Alabama Quadricentennial

Doug Phillips looks 200 years into Alabama's future in a brand new DISCOVERING ALABAMA premiering Thursday.


"Alabama's Bicentennial celebrated the dramatic development of the state over the course of its first 200 years," says Doug Phillips at the beginning of his latest DISCOVERING ALABAMA episode, Alabama Quadricentennial, which premieres this coming week. It also got a lot of people thinking about what changes will happen in the next 200 years - and how progress could change the very nature of our state.

Phillips and a number of guests in the program, including the late Dr. E.O. Wilson, testify to the amazing natural diversity we enjoy in Alabama. "Alabama has the largest number of species of plants and animals in North America," Wilson says. "The largest number of plants, mammals, birds, reptiles, fish. And the largest number of species native to a state."

Scott Boback, Associate Professor of Biology at Dickenson College in Pennsylvania, brings a group of students to Alabama every year as part of a course on invertebrates. "The reason we come to Alabama is because it is an amazing hotspot of biodiversity down here. The value of that is just irreplaceable."

But there are warning signs that the natural wonders Alabama is now blessed with may not survive far into the future. If population growth continues at the same rate it has over the first 200 years, 80 percent of Alabama will be urban or suburban sprawl when Alabama's quadricentennial comes around, meaning hundreds or thousands of species will lose their habitats and disappear. Population growth poses an existential threat to the world we grew up with and the quality of life we - and thousands of other species - enjoy.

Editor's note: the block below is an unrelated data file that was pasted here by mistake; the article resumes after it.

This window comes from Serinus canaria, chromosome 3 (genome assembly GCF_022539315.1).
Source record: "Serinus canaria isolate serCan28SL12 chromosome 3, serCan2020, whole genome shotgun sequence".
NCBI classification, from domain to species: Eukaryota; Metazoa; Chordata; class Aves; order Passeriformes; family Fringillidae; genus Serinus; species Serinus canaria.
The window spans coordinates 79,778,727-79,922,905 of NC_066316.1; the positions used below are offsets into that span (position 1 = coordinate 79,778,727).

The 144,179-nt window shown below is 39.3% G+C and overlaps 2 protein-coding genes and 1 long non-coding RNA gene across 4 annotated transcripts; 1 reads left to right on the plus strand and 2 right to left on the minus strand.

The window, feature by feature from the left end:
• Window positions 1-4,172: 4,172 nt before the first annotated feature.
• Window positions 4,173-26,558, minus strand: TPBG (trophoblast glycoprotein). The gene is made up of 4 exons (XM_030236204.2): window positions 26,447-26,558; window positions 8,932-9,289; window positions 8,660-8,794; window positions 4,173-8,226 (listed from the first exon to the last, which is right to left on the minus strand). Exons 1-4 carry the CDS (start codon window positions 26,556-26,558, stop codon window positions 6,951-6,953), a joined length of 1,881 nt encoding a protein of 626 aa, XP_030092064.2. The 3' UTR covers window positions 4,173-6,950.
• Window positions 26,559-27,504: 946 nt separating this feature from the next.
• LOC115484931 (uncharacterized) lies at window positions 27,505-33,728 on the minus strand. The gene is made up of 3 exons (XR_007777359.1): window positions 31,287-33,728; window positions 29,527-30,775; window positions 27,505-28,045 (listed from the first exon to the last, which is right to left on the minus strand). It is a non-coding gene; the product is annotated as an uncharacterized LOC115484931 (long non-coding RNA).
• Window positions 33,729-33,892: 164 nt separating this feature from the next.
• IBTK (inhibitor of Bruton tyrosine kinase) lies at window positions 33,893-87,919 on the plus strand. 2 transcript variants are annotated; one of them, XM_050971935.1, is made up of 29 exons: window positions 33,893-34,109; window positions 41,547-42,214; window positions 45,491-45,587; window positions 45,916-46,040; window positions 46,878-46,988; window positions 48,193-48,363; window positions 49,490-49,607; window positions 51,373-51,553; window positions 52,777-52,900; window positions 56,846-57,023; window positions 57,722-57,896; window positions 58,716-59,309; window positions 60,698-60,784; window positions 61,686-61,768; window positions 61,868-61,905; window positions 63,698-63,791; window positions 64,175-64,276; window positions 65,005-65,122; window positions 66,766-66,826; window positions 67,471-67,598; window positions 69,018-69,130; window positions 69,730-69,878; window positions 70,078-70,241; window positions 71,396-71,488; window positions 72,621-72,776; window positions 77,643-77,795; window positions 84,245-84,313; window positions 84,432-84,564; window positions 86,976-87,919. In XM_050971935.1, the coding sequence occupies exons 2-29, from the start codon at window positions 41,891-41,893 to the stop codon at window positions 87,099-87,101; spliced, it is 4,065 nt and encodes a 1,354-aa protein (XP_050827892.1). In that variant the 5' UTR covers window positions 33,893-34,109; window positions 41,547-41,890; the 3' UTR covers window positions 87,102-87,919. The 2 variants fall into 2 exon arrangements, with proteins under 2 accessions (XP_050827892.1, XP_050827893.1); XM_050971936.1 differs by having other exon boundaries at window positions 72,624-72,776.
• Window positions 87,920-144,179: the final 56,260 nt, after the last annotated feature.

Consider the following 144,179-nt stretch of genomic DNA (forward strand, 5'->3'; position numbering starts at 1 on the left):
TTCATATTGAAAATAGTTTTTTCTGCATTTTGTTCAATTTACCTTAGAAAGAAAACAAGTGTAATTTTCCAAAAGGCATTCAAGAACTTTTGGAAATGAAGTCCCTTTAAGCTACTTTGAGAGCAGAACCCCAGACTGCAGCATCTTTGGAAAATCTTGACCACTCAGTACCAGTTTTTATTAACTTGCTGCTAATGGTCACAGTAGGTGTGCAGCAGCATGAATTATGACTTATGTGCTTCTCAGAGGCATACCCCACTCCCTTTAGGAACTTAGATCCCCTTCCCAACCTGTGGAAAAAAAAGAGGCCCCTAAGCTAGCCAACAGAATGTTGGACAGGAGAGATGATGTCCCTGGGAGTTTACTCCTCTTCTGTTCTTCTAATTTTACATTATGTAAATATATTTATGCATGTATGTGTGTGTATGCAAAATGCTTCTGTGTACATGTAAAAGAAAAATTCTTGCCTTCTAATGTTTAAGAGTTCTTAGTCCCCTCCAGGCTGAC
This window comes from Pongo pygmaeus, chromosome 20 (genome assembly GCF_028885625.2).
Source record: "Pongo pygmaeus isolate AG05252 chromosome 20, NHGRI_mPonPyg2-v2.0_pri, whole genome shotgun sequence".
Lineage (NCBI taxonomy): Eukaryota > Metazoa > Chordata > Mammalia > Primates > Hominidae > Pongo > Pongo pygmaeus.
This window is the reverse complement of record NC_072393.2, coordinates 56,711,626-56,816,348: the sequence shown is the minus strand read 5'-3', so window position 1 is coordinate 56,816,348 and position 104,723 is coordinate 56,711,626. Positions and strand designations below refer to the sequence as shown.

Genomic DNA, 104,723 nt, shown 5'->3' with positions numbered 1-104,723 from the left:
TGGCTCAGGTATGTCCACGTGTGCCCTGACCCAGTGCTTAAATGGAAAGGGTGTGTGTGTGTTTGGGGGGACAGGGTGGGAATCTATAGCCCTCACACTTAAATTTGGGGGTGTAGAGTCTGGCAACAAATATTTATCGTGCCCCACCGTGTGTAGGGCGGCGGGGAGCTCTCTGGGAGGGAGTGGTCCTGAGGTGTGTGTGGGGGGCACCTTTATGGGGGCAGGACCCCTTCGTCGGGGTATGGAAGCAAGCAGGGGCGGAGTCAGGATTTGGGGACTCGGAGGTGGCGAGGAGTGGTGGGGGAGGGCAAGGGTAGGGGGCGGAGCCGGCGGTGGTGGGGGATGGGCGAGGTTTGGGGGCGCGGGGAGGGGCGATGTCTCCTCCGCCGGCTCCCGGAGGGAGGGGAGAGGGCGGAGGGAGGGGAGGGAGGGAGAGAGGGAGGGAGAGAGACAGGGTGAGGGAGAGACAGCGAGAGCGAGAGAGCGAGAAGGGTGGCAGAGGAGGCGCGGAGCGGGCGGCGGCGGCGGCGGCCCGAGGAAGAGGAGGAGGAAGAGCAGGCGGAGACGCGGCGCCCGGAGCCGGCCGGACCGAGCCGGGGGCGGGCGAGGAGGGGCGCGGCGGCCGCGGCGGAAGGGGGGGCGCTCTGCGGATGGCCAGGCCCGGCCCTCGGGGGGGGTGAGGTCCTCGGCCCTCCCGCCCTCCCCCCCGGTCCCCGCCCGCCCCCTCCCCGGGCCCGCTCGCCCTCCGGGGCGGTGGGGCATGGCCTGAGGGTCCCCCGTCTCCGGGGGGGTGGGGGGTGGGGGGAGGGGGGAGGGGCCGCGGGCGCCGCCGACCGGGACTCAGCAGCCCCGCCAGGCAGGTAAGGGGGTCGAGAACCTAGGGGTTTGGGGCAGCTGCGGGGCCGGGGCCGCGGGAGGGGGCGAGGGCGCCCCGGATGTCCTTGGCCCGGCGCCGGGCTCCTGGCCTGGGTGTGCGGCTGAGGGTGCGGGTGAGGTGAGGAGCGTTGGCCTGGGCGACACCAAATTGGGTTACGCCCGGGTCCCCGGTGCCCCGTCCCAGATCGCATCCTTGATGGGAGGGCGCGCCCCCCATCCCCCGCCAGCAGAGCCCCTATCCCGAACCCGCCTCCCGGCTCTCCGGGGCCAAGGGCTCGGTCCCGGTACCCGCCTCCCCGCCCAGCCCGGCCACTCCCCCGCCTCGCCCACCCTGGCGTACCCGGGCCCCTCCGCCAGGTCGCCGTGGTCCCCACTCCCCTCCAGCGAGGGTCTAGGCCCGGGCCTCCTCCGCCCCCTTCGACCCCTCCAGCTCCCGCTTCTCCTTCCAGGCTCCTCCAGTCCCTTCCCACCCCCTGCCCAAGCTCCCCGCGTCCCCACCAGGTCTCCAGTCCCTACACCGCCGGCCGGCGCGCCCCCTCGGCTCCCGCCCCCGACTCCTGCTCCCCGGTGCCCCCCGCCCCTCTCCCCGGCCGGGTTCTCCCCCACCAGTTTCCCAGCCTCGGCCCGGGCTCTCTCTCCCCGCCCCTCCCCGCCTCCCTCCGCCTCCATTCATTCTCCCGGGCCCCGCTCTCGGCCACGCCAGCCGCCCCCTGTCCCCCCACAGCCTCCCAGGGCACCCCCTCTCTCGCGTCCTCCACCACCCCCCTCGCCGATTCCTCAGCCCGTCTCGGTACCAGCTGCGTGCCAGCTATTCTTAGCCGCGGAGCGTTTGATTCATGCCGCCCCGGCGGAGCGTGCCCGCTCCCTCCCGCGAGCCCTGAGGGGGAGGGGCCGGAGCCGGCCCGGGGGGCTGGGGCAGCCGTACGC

So what will Alabama look like 200 years from now? We don't know. What we do know is how amazing our state is right now, and this DISCOVERING ALABAMA really highlights all the many things we have to be thankful for - and might have taken for granted.

"The plans and policies we pursue today will be crucial in shaping the Alabama of tomorrow," Phillips says. "If we lose the land, we lose the very nature of Alabama."

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